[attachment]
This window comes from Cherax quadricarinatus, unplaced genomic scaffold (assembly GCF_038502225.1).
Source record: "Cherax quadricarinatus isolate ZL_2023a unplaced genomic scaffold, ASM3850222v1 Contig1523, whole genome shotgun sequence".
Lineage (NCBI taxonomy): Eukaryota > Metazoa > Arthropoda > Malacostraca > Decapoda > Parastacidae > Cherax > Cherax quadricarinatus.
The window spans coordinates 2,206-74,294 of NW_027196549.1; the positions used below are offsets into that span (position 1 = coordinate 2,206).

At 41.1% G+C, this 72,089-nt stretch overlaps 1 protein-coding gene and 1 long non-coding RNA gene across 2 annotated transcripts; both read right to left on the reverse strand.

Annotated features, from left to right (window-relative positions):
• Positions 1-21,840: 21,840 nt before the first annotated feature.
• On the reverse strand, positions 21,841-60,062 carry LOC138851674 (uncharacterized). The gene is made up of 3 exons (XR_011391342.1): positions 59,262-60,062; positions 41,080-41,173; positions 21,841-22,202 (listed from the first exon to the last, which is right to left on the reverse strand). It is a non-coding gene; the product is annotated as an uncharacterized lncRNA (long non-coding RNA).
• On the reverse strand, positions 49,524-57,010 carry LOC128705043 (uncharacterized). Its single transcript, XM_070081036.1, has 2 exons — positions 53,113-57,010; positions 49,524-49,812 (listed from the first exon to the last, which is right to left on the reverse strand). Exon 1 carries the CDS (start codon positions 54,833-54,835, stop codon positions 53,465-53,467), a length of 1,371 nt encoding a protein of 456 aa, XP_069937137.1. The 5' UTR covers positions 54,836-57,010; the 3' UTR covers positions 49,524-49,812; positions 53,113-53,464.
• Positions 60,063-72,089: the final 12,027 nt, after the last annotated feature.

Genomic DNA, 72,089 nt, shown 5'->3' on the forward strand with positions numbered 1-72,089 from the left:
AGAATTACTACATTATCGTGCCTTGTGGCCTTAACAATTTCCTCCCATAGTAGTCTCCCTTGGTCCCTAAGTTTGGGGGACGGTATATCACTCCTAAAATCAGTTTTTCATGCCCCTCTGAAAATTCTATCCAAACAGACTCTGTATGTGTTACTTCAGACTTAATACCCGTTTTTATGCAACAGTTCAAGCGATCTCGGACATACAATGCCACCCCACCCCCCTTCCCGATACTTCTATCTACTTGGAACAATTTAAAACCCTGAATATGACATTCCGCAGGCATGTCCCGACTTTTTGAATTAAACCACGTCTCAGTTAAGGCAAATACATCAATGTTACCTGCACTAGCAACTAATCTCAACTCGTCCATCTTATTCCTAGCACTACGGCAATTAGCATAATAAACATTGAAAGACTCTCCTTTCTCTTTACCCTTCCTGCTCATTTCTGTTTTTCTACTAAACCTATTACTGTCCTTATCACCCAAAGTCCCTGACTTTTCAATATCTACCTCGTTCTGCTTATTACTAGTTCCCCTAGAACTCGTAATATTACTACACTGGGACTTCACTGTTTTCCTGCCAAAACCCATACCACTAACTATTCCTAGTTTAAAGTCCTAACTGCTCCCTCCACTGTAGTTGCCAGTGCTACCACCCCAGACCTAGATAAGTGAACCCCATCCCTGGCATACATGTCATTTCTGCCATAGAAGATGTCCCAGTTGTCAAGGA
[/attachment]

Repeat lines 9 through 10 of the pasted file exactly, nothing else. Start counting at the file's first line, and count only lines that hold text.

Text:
• On the reverse strand, positions 49,524-57,010 carry LOC128705043 (uncharacterized). Its single transcript, XM_070081036.1, has 2 exons — positions 53,113-57,010; positions 49,524-49,812 (listed from the first exon to the last, which is right to left on the reverse strand). Exon 1 carries the CDS (start codon positions 54,833-54,835, stop codon positions 53,465-53,467), a length of 1,371 nt encoding a protein of 456 aa, XP_069937137.1. The 5' UTR covers positions 54,836-57,010; the 3' UTR covers positions 49,524-49,812; positions 53,113-53,464.
• Positions 60,063-72,089: the final 12,027 nt, after the last annotated feature.